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Stokes asking for re-election to seat

Escambia County (Ala.) Commissioner David Stokes said he’s seen a lot of positive development in the county during his 23 years on the commission and it’s continuing that progress that prompted him to announce he will seek re-election in the June 3 Democratic Primary for commission District 1.

“Being able to be in a position to make the county better has long been an inspiration,” Stokes said “I feel like we have had a positive impact.”

Stokes, 56, is a graduate of T.R. Miller High School in Brewton and received his bachelor’s degree in finance and insurance from the University of Alabama in 1980. He returned to Brewton in 1981 and began his career at Brewton Insurance Agency, where he remains today.

Stokes is currently serving his sixth four-year term on the board after first taking office in January 1991. He has also served as chairman of the county commission for the past eight years.

He said the two major changes were the development of the county’s personnel system and the switch to the unit system in the highway department that has made county government more efficient.

“We didn’t have a personnel system when I was first elected,” he said. “Hiring was basically politically done. Now it’s properly done through a personnel system where department heads choose from the best three applicants. We have no involvement.”

The county also made the switch from the district system to the unit system in the highway department.

“This allowed the more capable county engineers to distribute the funding across the entire county based on need,” Stokes said. “Both of these changes have allowed us to hire more qualified and capable employees, which has allowed us to be able to get more done with less employees, thus saving tax dollars.”

“Being able to work with department heads and other elected officials to hire more quality and capable employees made this all possible,” Stokes added.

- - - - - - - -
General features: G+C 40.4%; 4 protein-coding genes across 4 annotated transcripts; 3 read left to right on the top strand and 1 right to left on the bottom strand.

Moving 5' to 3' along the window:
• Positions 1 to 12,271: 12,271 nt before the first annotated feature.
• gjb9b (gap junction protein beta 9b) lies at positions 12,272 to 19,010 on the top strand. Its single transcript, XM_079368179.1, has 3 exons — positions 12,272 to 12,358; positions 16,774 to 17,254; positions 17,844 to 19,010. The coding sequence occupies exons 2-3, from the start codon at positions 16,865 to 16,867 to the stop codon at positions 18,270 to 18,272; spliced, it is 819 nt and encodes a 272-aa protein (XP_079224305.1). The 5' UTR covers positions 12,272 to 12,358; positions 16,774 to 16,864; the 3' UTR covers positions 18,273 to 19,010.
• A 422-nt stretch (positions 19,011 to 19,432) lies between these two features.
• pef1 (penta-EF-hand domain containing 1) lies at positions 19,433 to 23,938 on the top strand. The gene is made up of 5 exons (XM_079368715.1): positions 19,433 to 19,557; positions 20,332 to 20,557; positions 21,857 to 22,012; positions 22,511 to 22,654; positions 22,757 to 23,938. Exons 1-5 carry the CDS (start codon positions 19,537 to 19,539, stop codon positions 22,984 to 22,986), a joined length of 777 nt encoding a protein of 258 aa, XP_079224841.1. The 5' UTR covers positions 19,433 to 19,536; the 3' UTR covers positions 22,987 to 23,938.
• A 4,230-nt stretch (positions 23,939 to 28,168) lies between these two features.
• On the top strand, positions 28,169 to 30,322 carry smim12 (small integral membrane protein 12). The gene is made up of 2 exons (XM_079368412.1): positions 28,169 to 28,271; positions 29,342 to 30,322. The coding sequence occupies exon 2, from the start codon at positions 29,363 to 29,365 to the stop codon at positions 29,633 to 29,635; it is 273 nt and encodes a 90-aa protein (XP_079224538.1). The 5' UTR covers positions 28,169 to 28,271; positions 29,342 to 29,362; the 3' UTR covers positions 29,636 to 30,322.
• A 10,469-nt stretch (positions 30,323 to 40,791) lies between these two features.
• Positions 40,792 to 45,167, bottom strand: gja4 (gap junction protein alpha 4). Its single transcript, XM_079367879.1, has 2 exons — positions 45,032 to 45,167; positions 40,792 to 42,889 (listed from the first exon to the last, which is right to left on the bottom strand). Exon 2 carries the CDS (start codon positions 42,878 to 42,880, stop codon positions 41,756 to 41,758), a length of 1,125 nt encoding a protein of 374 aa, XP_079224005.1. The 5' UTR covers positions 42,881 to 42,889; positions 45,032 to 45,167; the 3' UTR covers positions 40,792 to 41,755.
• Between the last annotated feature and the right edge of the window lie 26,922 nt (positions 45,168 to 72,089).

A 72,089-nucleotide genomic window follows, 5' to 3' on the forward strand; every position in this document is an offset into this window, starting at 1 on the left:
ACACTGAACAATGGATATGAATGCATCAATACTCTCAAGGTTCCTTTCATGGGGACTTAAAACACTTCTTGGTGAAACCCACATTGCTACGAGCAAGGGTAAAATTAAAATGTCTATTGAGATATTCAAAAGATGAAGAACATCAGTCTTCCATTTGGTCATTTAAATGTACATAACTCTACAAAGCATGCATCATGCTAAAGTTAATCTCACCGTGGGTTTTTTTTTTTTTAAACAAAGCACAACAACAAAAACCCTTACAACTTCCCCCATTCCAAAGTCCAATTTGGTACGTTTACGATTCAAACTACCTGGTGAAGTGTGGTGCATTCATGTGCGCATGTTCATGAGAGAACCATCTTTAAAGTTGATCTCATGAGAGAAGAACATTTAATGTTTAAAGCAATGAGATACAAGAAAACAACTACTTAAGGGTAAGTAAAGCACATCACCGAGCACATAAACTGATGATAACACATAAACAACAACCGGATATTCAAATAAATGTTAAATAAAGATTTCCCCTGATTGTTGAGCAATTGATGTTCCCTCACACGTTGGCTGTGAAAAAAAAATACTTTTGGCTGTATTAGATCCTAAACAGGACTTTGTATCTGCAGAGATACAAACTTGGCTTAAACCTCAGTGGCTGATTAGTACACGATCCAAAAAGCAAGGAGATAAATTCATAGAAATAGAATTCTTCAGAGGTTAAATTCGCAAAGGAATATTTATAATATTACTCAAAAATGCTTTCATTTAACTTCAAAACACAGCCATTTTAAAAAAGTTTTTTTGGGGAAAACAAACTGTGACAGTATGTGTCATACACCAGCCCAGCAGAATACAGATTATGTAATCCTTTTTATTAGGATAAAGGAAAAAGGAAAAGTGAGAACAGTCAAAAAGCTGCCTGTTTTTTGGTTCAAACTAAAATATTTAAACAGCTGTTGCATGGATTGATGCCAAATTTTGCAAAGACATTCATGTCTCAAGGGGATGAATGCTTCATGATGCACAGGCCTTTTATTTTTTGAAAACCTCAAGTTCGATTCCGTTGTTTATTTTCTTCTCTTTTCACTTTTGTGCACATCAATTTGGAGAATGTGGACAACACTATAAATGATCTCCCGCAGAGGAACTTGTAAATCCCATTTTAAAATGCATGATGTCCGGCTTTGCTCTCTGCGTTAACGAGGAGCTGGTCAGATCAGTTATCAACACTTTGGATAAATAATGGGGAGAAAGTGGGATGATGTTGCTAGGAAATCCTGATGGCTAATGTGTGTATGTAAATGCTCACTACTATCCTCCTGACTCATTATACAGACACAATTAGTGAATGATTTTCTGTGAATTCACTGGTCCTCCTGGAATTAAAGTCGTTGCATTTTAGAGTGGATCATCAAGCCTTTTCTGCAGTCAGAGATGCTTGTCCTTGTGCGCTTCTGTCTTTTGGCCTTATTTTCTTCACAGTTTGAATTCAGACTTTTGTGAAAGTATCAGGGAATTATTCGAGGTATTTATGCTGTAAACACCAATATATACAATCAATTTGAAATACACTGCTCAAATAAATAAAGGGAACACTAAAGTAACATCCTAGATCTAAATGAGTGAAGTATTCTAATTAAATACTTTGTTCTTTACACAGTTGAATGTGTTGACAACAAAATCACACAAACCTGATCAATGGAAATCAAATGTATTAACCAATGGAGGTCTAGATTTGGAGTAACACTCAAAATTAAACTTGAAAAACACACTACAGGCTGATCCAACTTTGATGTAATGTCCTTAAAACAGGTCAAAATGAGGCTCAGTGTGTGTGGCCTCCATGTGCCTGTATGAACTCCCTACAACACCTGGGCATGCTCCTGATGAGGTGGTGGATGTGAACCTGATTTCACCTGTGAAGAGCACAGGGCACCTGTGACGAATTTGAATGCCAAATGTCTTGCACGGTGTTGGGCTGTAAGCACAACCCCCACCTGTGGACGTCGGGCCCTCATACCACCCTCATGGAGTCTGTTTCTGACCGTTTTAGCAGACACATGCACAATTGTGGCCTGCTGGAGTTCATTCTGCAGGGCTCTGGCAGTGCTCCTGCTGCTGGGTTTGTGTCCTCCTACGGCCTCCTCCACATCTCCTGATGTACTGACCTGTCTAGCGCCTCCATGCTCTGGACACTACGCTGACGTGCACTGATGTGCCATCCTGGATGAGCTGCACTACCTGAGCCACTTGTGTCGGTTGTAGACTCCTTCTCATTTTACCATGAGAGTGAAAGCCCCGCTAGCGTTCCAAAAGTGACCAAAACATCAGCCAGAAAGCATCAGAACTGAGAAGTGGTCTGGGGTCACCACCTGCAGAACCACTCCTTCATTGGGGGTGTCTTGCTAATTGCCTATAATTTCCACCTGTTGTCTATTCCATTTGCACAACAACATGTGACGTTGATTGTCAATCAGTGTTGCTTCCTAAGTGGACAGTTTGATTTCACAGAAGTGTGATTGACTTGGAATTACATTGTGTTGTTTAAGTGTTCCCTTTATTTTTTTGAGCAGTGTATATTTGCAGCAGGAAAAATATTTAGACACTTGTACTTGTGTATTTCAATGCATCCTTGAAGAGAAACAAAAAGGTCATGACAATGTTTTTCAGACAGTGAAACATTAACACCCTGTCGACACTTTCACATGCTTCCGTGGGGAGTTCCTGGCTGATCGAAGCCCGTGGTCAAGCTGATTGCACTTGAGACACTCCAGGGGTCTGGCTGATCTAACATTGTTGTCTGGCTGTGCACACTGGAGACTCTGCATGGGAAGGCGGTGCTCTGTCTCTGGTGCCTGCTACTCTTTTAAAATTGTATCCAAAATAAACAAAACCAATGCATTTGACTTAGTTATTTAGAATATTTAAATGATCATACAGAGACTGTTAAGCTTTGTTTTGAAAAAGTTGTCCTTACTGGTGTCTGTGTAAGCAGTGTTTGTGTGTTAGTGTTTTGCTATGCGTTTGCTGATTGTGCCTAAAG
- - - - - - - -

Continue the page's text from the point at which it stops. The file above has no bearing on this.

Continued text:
Stokes said the commission continues to study new ideas to better improve services while not putting the burden on the backs of the taxpayers.

“The first thing we consider is how it can be made self sufficient,” Stokes said.

He said things like the federal inmate program at the detention center and community corrections are two good examples.

“Those programs are self sufficient because the people using them are paying for it,” he said. “The ECATS program is not completely self sufficient, but it is as much as we can expect.”

Stokes also said recent action by the county commission to have Franklin Cemetery moved from Georgia Pacific is another example of the commission working to help the entire county.

“It was a win, win situation for both sides – the family members of people buried there and Georgia Pacific,” Stokes said. “Hopefully this enhances G.P.’s opportunity to upgrade its energy production so they’ll be here for years to come.”

“I’m proud of the things we’ve accomplished,” Stokes said. “But the job is never done when you continue to look for innovative ways to increase services and cut expenses.”

Stokes and his wife Debbie, who is a teacher at Brewton Elementary School, have been married for 32 years and have three children, David, 27, and his wife, Courtney, Elizabeth Anne, 22, and Rob, 18.